Reason for change. In earlier editions, higher-level parties might enter a fight blanketed with spells like Haste, Invisible, Fly, Blur, Polymorph Self, Resist Elements, and on and on. Players needed spreadsheets to track their bonuses, while the DM struggled to create any challenge. Then when the evil mage casts dispel magic, buffs disappear and all the numbers need recalculation. Concentration simplifies the game by limiting the magical effects in play.

Concentration forces the min-maxers to search harder for broken combinations of spell effects. Multiple spell casters can still combine effects, but the designers see this as teamwork, not as a single character dominating the game.

Concentration also opens tactical options. Casters become targets for foes aiming to break concentration and stop spells. For more, see “Fifth-edition D&D strategy for fourth-edition players: Kill the wizard.”

Not all spells with durations require concentration. A few spells such as Mage Armor, Mirror Image, and Fire Shield offer protection without concentration.

4. Proficiency

Characters have proficiency in the things they do well. A character can be proficient in armor, skills, saving throws, weapons, and tools.

Proficiency grants a bonus to the d20 rolls you make for attacks, saving throws, and checks. The proficiency bonus starts at +2 at level 1 and rises to +6 at level 19. Proficiency appears throughout the system.

  • When characters are proficient with a weapon, they add their proficiency bonus to the attack roll. When characters lack proficiency, they do not gain this bonus.
  • When characters cast a spell that requires an attack roll, they add their proficiency bonus to the roll. Spellcasters always gain proficiency with spells they can cast.
  • When characters make an ability check covered by one of their skills, they add their proficiency bonus to the check.
  • When characters are proficient with tools used to make an ability check, they add their proficiency bonus to the check. You never add a proficiency bonus for both a skill and a tool to the same check.
  • When characters are proficient with a type of saving throw, they add their proficiency bonus to those saves.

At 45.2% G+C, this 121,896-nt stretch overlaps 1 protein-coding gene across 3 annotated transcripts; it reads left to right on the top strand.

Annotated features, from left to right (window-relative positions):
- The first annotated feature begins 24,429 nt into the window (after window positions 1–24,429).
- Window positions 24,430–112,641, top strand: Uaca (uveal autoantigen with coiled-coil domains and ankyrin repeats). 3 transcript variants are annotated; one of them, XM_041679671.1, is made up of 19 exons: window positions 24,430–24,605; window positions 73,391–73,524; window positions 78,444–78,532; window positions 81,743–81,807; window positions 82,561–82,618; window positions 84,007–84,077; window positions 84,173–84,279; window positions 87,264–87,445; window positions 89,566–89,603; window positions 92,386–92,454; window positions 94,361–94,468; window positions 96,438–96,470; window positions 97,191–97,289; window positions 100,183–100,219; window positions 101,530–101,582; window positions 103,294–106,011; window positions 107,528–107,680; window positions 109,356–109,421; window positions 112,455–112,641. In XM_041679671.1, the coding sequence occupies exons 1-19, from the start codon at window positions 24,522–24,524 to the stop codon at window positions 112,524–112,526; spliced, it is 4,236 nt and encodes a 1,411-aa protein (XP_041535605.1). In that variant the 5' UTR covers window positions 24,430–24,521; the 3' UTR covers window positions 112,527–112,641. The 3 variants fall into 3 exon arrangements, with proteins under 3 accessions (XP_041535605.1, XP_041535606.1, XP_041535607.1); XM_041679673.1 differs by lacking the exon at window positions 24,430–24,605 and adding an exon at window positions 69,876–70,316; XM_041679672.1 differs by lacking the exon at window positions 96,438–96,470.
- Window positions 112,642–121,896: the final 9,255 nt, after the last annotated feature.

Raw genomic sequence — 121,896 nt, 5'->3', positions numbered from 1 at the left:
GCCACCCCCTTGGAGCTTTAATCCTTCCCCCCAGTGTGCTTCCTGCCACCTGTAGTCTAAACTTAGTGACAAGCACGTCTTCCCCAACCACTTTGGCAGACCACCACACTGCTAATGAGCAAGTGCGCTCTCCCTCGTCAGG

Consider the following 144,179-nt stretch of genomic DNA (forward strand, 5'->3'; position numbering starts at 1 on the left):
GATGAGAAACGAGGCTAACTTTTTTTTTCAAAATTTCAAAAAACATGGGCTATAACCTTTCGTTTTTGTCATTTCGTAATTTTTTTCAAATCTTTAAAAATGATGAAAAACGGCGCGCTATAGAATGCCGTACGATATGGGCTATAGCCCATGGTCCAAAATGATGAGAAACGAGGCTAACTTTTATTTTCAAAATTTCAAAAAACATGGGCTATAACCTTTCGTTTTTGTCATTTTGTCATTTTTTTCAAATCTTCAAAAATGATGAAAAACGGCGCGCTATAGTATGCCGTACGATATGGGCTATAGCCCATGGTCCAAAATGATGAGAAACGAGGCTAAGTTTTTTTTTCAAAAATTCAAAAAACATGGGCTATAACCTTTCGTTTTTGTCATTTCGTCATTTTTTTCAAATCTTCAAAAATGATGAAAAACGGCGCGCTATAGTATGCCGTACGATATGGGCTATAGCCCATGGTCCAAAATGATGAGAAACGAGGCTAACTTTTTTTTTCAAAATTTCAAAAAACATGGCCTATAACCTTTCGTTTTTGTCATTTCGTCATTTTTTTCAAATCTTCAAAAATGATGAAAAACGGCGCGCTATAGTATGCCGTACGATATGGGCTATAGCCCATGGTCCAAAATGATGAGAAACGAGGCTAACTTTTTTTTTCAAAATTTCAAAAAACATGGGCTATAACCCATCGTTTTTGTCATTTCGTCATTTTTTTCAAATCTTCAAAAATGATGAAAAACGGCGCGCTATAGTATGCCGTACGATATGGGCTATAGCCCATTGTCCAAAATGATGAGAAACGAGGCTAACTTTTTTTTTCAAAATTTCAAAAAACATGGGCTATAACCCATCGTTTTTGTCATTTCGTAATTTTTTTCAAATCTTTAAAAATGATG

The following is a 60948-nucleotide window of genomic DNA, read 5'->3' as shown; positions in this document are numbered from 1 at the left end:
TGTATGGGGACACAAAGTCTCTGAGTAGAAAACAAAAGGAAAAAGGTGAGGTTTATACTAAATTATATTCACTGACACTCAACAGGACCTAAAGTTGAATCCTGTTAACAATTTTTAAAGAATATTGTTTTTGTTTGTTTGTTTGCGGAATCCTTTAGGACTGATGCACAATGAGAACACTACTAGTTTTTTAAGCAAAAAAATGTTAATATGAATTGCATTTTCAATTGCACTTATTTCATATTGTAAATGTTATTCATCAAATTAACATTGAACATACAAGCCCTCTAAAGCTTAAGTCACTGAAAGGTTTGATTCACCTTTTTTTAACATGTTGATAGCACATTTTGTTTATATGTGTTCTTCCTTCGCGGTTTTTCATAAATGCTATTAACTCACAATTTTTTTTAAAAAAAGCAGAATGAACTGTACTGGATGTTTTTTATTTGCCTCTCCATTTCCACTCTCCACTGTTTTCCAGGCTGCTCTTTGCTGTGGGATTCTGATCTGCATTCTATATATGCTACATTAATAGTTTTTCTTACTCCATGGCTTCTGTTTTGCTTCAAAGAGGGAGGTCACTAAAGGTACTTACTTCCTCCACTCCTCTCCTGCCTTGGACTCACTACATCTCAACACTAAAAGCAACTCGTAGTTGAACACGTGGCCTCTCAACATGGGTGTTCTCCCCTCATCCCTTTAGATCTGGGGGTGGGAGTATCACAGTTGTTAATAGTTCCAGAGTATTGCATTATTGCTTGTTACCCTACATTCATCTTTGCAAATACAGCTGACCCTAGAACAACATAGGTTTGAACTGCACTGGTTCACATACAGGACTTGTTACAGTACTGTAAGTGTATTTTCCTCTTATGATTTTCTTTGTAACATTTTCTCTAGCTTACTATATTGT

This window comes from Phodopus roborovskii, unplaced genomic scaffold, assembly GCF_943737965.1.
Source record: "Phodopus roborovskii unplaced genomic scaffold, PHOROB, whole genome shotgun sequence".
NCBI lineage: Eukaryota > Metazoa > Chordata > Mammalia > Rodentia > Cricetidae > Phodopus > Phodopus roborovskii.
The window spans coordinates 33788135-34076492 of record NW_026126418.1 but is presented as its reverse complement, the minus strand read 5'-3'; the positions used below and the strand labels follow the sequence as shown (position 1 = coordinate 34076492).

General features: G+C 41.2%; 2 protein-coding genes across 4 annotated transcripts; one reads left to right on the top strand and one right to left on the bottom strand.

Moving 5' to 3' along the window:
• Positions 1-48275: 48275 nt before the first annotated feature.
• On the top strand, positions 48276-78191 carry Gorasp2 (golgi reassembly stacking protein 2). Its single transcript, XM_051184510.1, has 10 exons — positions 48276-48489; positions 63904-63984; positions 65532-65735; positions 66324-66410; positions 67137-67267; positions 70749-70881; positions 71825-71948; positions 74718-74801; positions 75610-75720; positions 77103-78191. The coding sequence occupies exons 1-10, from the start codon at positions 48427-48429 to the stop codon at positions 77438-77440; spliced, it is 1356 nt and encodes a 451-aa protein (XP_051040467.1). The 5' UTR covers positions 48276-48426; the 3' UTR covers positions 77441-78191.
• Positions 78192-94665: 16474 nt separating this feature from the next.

Proficiency with armor works differently from proficiency with everything else. Rather than granting a proficiency bonus, armor proficiency grants the ability to wear armor without disadvantage. This difference may confuse new players, but earlier editions handled armor proficiency in a similar manner.

Reason for change. Earlier editions of D&D featured countless tables showing bonuses for attack rolls and saving throws, and added additional bonuses for skills and proficiencies. The fifth-edition proficiency bonus simplifies by sweeping all these tables and rules into a single rising bonus. For more, see “How D&D Next moves toward a simpler core game” and “Proficiency and bounded accuracy in D&D Next.”

5. Bonus actions

Characters take just one action on their turn. Some class features, spells, and other abilities let you take an additional action called a bonus action. Three key limitations apply to bonus actions.

  • To gain a bonus action, something like a special ability or spell must state that you get a bonus action to do something. Otherwise, you get no bonus action. For example, when you take an attack action to attack with a light melee weapon in one hand, you can use a bonus action to attack with a second light melee weapon in your other hand.
  • You can only take one bonus action. For example, at second level, the Rogue’s Cunning Action class feature grants a bonus action to Dash, Disengage, or Hide. If your rogue also wields two weapons, then you must choose between using your one bonus for your Cunning Action or for a second weapon strike.
  • You can only take bonus actions on your turn. For example, your rogue cannot interrupt another turn to take the bonus action granted by Cunning Action.

Reason for change. Fourth-edition characters could gain numerous extra actions, which helped the game earn a reputation for long turns. Bonus actions speed play by limiting the number of extra things someone can do during a turn.

How cover and tool proficiency reveal choices in fifth-edition design

In order to create a simpler, more elegant, version of Dungeons & Dragons, the designers eliminated most of the situational modifiers that appeared in earlier editions. See “How D&D Next moves toward a simpler core game.” While these modifiers appealed to players who favored simulation, they slowed play and were often forgotten. Besides, simulation has never been D&D’s strength.

Combat modifiers in edition 3.5

Combat modifiers in edition 3.5

In fifth edition, when someone gains an edge, they gain advantage. When someone suffers a handicap, they suffer disadvantage. Most of the rarely-meaningful and frequently-forgotten pluses and minuses disappear.